I’m very pleased to announce that Microsoft Research have published a new technical report related to F# 3.0 called Strongly-Typed Language Support for Internet-Scale Information Sources, (or go straight to the PDF).
To reference this work, please cite MSR technical report number MSR-TR-2012-101.
Authors: Don Syme, Keith Battocchi, Kenji Takeda, Donna Malayeri, Jomo Fisher, Jack Hu, Tao Liu, Brian McNamara, Daniel Quirk, Matteo Taveggia, Wonseok Chae, Uladzimir Matsveyeu, and Tomas Petricek, 21 September 2012
Abstract: A growing trend in both the theory and practice of programming is the interaction between programming and rich information spaces. From databases to web services to the semantic web to cloud-based data, the need to integrate programming with heterogeneous, connected, richly structured, streaming and evolving information sources is ever-increasing. Most modern applications incorporate one or more external information sources as integral components. Providing strongly typed access to these sources is a key consideration for strongly-typed programming languages, to insure low impedance mismatch in information access. At this scale, information integration strategies based on library design and code generation are manual, clumsy, and do not handle the internet-scale information sources now encountered in enterprise, web and cloud environments. In this report we describe the design and implementation of the type provider mechanism in F# 3.0 and its applications to typed programming with web ontologies, web-services, systems management information, database mappings, data markets, content management systems, economic data and hosted scripting. Type soundness becomes relative to the soundness of the type providers and the schema change in information sources, but the role of types in information-rich programming tasks is massively expanded, especially through tooling that benefits from rich types in explorative programming.
A key direction for the future evolution of programming is to allow strongly typed programming to “escape the box” of type structures defined in hand-written or tool-generated code, and to systematically bridge the gap between the language and the schematized information found in external information systems. In this report
- We describe the design and implementation of a novel type-bridging mechanism, the type provider mechanism in F# 3.0.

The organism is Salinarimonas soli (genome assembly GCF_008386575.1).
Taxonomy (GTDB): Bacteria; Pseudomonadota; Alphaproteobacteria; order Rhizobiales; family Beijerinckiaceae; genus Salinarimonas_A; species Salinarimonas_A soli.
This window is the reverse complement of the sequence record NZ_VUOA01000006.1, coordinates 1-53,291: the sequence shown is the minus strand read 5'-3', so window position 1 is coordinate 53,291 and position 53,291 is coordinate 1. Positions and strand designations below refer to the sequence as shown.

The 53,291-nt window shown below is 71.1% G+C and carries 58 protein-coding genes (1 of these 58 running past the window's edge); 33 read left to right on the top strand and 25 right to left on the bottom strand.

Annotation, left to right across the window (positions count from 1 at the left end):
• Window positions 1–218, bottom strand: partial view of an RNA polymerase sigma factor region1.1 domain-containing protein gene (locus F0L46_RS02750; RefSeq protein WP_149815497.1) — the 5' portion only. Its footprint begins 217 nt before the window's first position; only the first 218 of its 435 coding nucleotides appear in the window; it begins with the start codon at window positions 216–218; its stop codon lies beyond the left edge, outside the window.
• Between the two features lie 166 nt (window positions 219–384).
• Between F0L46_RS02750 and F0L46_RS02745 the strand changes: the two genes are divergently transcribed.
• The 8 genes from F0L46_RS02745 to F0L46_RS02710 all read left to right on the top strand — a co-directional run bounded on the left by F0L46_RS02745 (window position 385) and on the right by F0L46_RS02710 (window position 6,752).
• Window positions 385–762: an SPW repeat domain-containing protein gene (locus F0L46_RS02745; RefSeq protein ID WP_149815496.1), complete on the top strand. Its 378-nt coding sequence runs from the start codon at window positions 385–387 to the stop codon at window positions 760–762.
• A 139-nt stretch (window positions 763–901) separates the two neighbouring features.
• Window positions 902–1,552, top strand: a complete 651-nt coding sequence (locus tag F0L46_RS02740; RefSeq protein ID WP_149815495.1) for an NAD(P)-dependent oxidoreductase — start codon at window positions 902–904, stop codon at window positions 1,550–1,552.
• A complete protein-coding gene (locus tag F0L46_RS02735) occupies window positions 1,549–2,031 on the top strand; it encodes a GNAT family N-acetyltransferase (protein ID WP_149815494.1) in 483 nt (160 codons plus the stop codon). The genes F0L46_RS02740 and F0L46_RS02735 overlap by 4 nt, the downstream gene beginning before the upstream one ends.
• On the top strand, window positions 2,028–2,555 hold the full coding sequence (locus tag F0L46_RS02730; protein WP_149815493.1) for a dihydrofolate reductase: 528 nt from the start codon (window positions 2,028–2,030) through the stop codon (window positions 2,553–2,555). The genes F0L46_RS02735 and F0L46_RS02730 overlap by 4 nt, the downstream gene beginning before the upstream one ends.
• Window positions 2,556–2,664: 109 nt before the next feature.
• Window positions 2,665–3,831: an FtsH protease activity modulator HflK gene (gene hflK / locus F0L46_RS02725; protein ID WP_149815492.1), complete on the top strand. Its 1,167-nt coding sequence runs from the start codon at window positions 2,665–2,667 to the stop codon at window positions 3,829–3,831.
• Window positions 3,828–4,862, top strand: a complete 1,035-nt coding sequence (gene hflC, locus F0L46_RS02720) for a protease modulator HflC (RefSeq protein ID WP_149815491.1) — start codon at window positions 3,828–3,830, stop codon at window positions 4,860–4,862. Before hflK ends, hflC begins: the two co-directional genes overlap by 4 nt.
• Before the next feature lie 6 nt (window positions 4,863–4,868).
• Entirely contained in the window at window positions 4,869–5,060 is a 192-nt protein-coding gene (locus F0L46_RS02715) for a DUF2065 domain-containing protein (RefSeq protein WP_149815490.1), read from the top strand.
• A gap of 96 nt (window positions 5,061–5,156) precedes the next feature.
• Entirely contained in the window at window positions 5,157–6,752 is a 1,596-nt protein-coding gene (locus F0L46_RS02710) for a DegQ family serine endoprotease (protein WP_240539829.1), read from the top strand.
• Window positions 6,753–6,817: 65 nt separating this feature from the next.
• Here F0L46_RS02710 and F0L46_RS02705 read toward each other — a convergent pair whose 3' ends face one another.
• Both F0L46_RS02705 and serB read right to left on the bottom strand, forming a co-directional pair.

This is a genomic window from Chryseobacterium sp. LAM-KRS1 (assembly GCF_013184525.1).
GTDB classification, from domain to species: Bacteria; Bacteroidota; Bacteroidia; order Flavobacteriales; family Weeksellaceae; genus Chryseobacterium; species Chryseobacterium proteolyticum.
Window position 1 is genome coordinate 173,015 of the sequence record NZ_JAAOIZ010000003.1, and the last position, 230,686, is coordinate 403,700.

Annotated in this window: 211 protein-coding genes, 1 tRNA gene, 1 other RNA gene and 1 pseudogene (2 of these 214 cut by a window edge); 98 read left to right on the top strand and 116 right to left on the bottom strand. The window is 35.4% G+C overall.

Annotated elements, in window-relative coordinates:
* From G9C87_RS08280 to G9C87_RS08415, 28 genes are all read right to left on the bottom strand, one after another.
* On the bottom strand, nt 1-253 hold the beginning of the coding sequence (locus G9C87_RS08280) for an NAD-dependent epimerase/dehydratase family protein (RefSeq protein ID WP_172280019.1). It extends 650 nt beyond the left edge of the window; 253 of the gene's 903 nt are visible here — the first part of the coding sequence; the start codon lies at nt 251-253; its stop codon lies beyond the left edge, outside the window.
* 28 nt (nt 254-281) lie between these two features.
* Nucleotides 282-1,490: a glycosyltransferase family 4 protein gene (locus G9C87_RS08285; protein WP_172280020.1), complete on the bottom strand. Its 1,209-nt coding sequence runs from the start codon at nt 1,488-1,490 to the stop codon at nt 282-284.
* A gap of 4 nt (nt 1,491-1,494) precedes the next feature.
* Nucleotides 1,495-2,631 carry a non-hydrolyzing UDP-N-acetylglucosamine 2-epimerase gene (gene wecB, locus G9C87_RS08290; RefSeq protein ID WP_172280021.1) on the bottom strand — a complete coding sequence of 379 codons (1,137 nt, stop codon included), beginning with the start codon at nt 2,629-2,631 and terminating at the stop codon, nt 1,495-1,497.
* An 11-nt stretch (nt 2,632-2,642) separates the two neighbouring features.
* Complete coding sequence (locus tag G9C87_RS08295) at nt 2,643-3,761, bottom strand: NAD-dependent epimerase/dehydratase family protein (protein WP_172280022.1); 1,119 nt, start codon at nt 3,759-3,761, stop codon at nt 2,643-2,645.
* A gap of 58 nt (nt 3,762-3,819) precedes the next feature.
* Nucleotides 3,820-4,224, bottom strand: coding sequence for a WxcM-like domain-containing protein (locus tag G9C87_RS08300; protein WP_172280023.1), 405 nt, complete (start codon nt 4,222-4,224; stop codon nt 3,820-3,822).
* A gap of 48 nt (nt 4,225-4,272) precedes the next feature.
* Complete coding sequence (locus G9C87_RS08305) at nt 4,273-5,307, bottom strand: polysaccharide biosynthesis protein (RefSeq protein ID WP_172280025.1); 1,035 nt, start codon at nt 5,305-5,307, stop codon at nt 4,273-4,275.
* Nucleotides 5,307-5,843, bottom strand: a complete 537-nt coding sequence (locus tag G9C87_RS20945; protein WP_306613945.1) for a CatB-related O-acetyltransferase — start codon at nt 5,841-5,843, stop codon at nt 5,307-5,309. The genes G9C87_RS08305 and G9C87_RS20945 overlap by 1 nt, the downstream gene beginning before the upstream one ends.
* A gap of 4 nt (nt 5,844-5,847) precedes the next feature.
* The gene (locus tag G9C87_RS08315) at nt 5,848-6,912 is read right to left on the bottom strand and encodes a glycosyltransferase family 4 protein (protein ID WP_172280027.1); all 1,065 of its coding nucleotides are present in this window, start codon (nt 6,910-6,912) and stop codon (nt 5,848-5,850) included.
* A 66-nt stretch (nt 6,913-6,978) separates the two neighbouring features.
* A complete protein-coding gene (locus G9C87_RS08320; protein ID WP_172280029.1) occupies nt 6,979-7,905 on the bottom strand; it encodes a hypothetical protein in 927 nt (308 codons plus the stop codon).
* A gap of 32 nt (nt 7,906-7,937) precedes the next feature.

- We describe its applications to strongly typed programming with web ontologies, web-services, database mappings, directory navigation, content management systems, scientific data sets and hosted scripting.
- We consider the tradeoffs of these mechanisms, including the relative soundness properties of the different systems that may be designed and implemented.
- We describe how type-bridging both radically expands the role for names and types, but also challenges existing, comfortable assumptions about what types are, how they are selected and what properties they should have.
- We illustrate the relative ease-of-use of the type provider mechanism as compared to alternate technologies, in addition to its performance and scaling benefits.
While we have made valuable initial progress for supporting information-rich applications, we believe that this area is an excellent opportunity for future language and tooling research, information-space modeling, schematization techniques, and language usability efforts.
This report is structured as follows. In Section 2, we consider the problem of information-rich programming, especially in the context of strongly-typed languages. Section 3 presents the type provider mechanism and explains its role in addressing information-rich programming problems, and Section 4 looks at specific examples of using the mechanism to integrate “internet-scale” information sources. Section 5 looks at themes that arise when using the type provider mechanism in practice, many of which raise interesting future R&D directions. In Section 6, we briefly describe how information-rich programming can affect our view of the logical characteristics usually associated with programming languages such as type-soundness. In Section 7 we describe other applications we have explored with the type provider mechanism, and in Section 8 we summarize, describe related work and future directions.
Don Syme, for Keith, Kenji, Donna, Jomo, Jack, Tao, Brian, Danl, Matteo, Wonseok, Uladzimir, and Tomas